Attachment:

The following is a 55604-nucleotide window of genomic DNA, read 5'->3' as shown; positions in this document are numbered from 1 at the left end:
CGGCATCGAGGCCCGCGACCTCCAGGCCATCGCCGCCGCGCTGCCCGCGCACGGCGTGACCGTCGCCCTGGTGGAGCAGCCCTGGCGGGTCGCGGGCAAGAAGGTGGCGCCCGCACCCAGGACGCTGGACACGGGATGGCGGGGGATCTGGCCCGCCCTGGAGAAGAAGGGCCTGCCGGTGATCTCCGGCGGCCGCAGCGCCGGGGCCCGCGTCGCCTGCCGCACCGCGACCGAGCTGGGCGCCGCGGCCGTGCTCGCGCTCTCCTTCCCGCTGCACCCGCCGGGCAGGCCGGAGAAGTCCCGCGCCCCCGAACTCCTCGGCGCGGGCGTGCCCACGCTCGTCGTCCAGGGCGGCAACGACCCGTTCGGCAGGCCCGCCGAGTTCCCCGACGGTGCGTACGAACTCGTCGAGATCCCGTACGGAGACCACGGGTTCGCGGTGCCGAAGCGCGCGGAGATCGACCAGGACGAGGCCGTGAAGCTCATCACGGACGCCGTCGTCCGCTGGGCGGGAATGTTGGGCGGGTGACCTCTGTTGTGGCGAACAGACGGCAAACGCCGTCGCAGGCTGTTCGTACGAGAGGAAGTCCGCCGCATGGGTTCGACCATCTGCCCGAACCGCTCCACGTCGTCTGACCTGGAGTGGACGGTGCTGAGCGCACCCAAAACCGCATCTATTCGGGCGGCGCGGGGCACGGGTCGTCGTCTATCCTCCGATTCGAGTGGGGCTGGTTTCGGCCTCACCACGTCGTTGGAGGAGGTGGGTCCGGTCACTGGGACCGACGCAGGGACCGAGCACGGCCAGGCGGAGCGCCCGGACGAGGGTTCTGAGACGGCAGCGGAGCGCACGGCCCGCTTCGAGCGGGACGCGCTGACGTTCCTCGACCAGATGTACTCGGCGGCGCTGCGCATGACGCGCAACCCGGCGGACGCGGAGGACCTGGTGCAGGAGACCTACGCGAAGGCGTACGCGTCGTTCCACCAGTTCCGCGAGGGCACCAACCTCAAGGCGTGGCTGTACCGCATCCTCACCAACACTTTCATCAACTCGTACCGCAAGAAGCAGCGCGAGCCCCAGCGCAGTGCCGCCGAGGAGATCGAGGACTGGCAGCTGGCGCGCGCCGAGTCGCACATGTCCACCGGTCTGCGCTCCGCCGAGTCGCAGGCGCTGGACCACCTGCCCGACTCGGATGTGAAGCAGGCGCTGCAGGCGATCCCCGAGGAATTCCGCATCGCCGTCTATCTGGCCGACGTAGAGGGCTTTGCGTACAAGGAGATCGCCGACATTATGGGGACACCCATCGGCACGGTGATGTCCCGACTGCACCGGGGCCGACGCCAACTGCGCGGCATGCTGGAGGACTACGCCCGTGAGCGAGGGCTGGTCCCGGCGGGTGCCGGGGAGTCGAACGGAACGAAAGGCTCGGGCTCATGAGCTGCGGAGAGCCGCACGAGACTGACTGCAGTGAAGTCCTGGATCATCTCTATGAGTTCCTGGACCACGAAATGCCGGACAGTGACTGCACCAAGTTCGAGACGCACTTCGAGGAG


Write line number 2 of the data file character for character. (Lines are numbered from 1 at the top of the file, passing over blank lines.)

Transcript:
CGGCATCGAGGCCCGCGACCTCCAGGCCATCGCCGCCGCGCTGCCCGCGCACGGCGTGACCGTCGCCCTGGTGGAGCAGCCCTGGCGGGTCGCGGGCAAGAAGGTGGCGCCCGCACCCAGGACGCTGGACACGGGATGGCGGGGGATCTGGCCCGCCCTGGAGAAGAAGGGCCTGCCGGTGATCTCCGGCGGCCGCAGCGCCGGGGCCCGCGTCGCCTGCCGCACCGCGACCGAGCTGGGCGCCGCGGCCGTGCTCGCGCTCTCCTTCCCGCTGCACCCGCCGGGCAGGCCGGAGAAGTCCCGCGCCCCCGAACTCCTCGGCGCGGGCGTGCCCACGCTCGTCGTCCAGGGCGGCAACGACCCGTTCGGCAGGCCCGCCGAGTTCCCCGACGGTGCGTACGAACTCGTCGAGATCCCGTACGGAGACCACGGGTTCGCGGTGCCGAAGCGCGCGGAGATCGACCAGGACGAGGCCGTGAAGCTCATCACGGACGCCGTCGTCCGCTGGGCGGGAATGTTGGGCGGGTGACCTCTGTTGTGGCGAACAGACGGCAAACGCCGTCGCAGGCTGTTCGTACGAGAGGAAGTCCGCCGCATGGGTTCGACCATCTGCCCGAACCGCTCCACGTCGTCTGACCTGGAGTGGACGGTGCTGAGCGCACCCAAAACCGCATCTATTCGGGCGGCGCGGGGCACGGGTCGTCGTCTATCCTCCGATTCGAGTGGGGCTGGTTTCGGCCTCACCACGTCGTTGGAGGAGGTGGGTCCGGTCACTGGGACCGACGCAGGGACCGAGCACGGCCAGGCGGAGCGCCCGGACGAGGGTTCTGAGACGGCAGCGGAGCGCACGGCCCGCTTCGAGCGGGACGCGCTGACGTTCCTCGACCAGATGTACTCGGCGGCGCTGCGCATGACGCGCAACCCGGCGGACGCGGAGGACCTGGTGCAGGAGACCTACGCGAAGGCGTACGCGTCGTTCCACCAGTTCCGCGAGGGCACCAACCTCAAGGCGTGGCTGTACCGCATCCTCACCAACACTTTCATCAACTCGTACCGCAAGAAGCAGCGCGAGCCCCAGCGCAGTGCCGCCGAGGAGATCGAGGACTGGCAGCTGGCGCGCGCCGAGTCGCACATGTCCACCGGTCTGCGCTCCGCCGAGTCGCAGGCGCTGGACCACCTGCCCGACTCGGATGTGAAGCAGGCGCTGCAGGCGATCCCCGAGGAATTCCGCATCGCCGTCTATCTGGCCGACGTAGAGGGCTTTGCGTACAAGGAGATCGCCGACATTATGGGGACACCCATCGGCACGGTGATGTCCCGACTGCACCGGGGCCGACGCCAACTGCGCGGCATGCTGGAGGACTACGCCCGTGAGCGAGGGCTGGTCCCGGCGGGTGCCGGGGAGTCGAACGGAACGAAAGGCTCGGGCTCATGAGCTGCGGAGAGCCGCACGAGACTGACTGCAGTGAAGTCCTGGATCATCTCTATGAGTTCCTGGACCACGAAATGCCGGACAGTGACTGCACCAAGTTCGAGACGCACTTCGAGGAG